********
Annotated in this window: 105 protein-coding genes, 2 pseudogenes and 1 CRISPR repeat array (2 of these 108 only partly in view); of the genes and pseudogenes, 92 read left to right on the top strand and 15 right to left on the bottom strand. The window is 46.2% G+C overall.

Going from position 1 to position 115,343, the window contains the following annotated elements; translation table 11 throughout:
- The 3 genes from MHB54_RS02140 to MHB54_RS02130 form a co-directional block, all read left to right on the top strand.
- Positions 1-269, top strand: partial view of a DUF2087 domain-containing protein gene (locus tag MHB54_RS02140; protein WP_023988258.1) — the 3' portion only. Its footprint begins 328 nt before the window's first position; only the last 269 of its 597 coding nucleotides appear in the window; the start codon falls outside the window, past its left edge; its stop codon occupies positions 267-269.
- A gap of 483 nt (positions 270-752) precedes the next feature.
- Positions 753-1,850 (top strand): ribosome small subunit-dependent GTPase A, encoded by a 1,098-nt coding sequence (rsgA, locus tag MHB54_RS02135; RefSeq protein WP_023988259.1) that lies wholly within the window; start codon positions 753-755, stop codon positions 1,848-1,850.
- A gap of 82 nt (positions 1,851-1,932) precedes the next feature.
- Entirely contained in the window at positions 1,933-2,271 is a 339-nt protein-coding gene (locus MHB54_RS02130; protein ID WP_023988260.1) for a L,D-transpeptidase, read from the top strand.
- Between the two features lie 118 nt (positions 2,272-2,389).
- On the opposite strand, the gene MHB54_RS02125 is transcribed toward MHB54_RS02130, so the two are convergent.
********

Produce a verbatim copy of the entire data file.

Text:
Annotated in this window: 105 protein-coding genes, 2 pseudogenes and 1 CRISPR repeat array (2 of these 108 only partly in view); of the genes and pseudogenes, 92 read left to right on the top strand and 15 right to left on the bottom strand. The window is 46.2% G+C overall.

Going from position 1 to position 115,343, the window contains the following annotated elements; translation table 11 throughout:
- The 3 genes from MHB54_RS02140 to MHB54_RS02130 form a co-directional block, all read left to right on the top strand.
- Positions 1-269, top strand: partial view of a DUF2087 domain-containing protein gene (locus tag MHB54_RS02140; protein WP_023988258.1) — the 3' portion only. Its footprint begins 328 nt before the window's first position; only the last 269 of its 597 coding nucleotides appear in the window; the start codon falls outside the window, past its left edge; its stop codon occupies positions 267-269.
- A gap of 483 nt (positions 270-752) precedes the next feature.
- Positions 753-1,850 (top strand): ribosome small subunit-dependent GTPase A, encoded by a 1,098-nt coding sequence (rsgA, locus tag MHB54_RS02135; RefSeq protein WP_023988259.1) that lies wholly within the window; start codon positions 753-755, stop codon positions 1,848-1,850.
- A gap of 82 nt (positions 1,851-1,932) precedes the next feature.
- Entirely contained in the window at positions 1,933-2,271 is a 339-nt protein-coding gene (locus MHB54_RS02130; protein ID WP_023988260.1) for a L,D-transpeptidase, read from the top strand.
- Between the two features lie 118 nt (positions 2,272-2,389).
- On the opposite strand, the gene MHB54_RS02125 is transcribed toward MHB54_RS02130, so the two are convergent.